Consumer Health Digest #18-35
Your Weekly Update of News and Reviews
September 2, 2018
Consumer Health Digest is a free weekly e-mail newsletter edited by William M. London, Ed.D., M.P.H., with help from Stephen Barrett, M.D. It summarizes scientific reports; legislative developments; enforcement actions; news reports; Web site evaluations; recommended and nonrecommended books; and other information relevant to consumer protection and consumer decision-making. Its primary focus is on health, but occasionally it includes non-health scams and practical tips.
Chelationist sued for Medicare fraud. Federal prosecutors have filed a False Claims Act complaint in the U.S. District Court in Atlanta against Charles C. Adams, M.D.; Charles C. Adams, M.D., P.C. d/b/a Full Circle Medical Center and Personal Integrative Medicine PLLC in Ringgold, Georgia. [The United States files False Claims Act complaint against Charles C. Adams, M.D., and affiliated entities. USAO press release. Aug. 31, 2018] The complaint alleges that Adams and/or his companies:
- Submitted hundreds of false claims to Medicare for chelation therapy with edetate calcium disodium, a drug approved for treating lead poisoning, to treat Medicare beneficiaries who did not have lead poisoning.
- Used the results of widely discredited "provoked" urine tests to tell patients that they had "heightened" levels of heavy metal that chelation could reduce, thereby alleviating medical problems such as high blood pressure, poor circulation, and premature aging, even though Medicare desn't cover such uses.
Edetate calcium disodium has a black box warning that it is "capable of producing toxic effects that can be fatal." The complaint stated that "provoked urine tests are unreliable, potentially dangerous, and should not be utilized in diagnosing heavy metal poisoning." At least ten state licensing boards, including Georgia's, have taken regulatory action against doctors who have used provoked testing as a prelude to chelation. No disciplinary action has been taken against Adams, but his physician profile at Georgia's Composite State Board of Medical Examiners indicates that he settled a medical malpractice case in 2008 for $450,000 and another in 2010 for $237,500. His profile lists his specialty as internal medicine, but he is not board-certified. Adams is the president of the International College of Integrative Medicine, a nonprofit group that features "affordable introduction and advanced training in heavy metal toxicology and chelation therapy." He became certified in Integrative and Holistic Medicine in 2011 by the Board of Integrative and Holistic Medicine, but neither this board nor such a specialty are recognized by the American Board of Medical Specialties, which is the standard-setting agency for the scientific medical community.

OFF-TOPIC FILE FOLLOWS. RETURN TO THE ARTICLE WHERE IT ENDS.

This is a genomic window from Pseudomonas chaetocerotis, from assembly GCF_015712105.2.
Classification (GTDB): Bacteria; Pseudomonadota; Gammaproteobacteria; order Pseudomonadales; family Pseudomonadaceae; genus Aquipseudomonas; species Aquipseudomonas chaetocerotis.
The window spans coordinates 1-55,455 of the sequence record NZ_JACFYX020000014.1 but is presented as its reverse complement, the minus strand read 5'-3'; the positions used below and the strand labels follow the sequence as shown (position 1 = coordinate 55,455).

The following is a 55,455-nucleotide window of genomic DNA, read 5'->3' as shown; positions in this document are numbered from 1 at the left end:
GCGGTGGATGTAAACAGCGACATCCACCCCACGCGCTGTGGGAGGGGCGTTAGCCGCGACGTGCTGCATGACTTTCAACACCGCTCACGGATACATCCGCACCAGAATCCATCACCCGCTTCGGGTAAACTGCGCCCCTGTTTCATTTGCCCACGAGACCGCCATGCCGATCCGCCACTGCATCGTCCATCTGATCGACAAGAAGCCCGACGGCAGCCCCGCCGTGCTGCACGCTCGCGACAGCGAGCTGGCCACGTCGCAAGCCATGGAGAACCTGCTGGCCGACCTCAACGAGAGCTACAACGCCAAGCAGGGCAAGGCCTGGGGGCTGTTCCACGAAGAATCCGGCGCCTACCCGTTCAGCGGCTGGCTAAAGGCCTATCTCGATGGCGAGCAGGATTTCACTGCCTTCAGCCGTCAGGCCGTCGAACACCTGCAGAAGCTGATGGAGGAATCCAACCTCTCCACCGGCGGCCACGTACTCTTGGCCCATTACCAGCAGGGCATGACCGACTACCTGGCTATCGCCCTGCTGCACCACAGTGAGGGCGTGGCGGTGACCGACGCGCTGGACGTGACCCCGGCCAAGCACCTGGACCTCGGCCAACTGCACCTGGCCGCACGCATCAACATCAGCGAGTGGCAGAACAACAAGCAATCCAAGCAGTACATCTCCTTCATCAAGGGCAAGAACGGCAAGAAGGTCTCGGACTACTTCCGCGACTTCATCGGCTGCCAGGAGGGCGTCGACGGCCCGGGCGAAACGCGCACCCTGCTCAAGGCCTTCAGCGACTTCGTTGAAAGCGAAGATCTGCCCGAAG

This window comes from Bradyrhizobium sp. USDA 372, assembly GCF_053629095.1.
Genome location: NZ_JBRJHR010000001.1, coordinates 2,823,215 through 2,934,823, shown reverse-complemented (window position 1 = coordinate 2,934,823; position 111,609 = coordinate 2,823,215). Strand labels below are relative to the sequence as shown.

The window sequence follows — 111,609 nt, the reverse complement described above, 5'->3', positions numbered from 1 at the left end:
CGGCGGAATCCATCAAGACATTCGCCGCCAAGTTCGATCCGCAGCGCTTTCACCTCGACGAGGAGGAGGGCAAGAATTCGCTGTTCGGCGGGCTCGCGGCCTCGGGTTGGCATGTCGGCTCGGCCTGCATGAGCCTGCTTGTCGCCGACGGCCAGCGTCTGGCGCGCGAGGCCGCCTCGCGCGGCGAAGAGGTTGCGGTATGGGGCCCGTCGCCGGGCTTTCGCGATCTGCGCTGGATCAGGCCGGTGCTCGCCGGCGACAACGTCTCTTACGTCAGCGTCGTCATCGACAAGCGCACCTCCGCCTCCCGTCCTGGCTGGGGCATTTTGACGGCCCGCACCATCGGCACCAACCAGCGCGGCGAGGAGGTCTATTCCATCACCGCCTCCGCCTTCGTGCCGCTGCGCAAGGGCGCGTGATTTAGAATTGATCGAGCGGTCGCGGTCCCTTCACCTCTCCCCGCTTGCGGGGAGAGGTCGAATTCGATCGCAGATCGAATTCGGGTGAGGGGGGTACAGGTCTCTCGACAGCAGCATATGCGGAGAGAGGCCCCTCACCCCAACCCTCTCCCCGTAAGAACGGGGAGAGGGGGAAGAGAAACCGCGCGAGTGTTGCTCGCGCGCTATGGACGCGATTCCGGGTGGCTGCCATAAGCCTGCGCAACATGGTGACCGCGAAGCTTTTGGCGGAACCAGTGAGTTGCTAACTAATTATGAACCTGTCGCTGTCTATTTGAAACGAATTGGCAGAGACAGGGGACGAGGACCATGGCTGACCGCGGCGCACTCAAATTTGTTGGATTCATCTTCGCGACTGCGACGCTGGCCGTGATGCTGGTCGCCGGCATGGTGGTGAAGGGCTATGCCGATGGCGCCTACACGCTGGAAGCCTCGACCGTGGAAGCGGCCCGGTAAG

Complaints filed to stop use of unproven stem cell treatments. At the request of the U.S. Food and Drug Administration, the U.S. Department of Justice has filed civil complaints charging two companies with manufacturing and marketing stem cell products without FDA approval and proof of safety and efficacy. [Department of Justice files complaints against Florida and California companies to stop use of experimental stem cell drugs on patients. DOJ press release 18-606. May 9, 2018] One complaint was filed against US Stem Cell Clinic LLC, of Sunrise, Florida, US Stem Cell, Inc., and company officers Kristin Comella and Theodore Gradel. The other complaint was filed against California Stem Cell Treatment Center Inc., of Rancho Mirage and Beverly Hills, California, Cell Surgical Network Corporation, and company owners Elliot Lander, M.D. and Mark Berman, M.D. The complaints allege: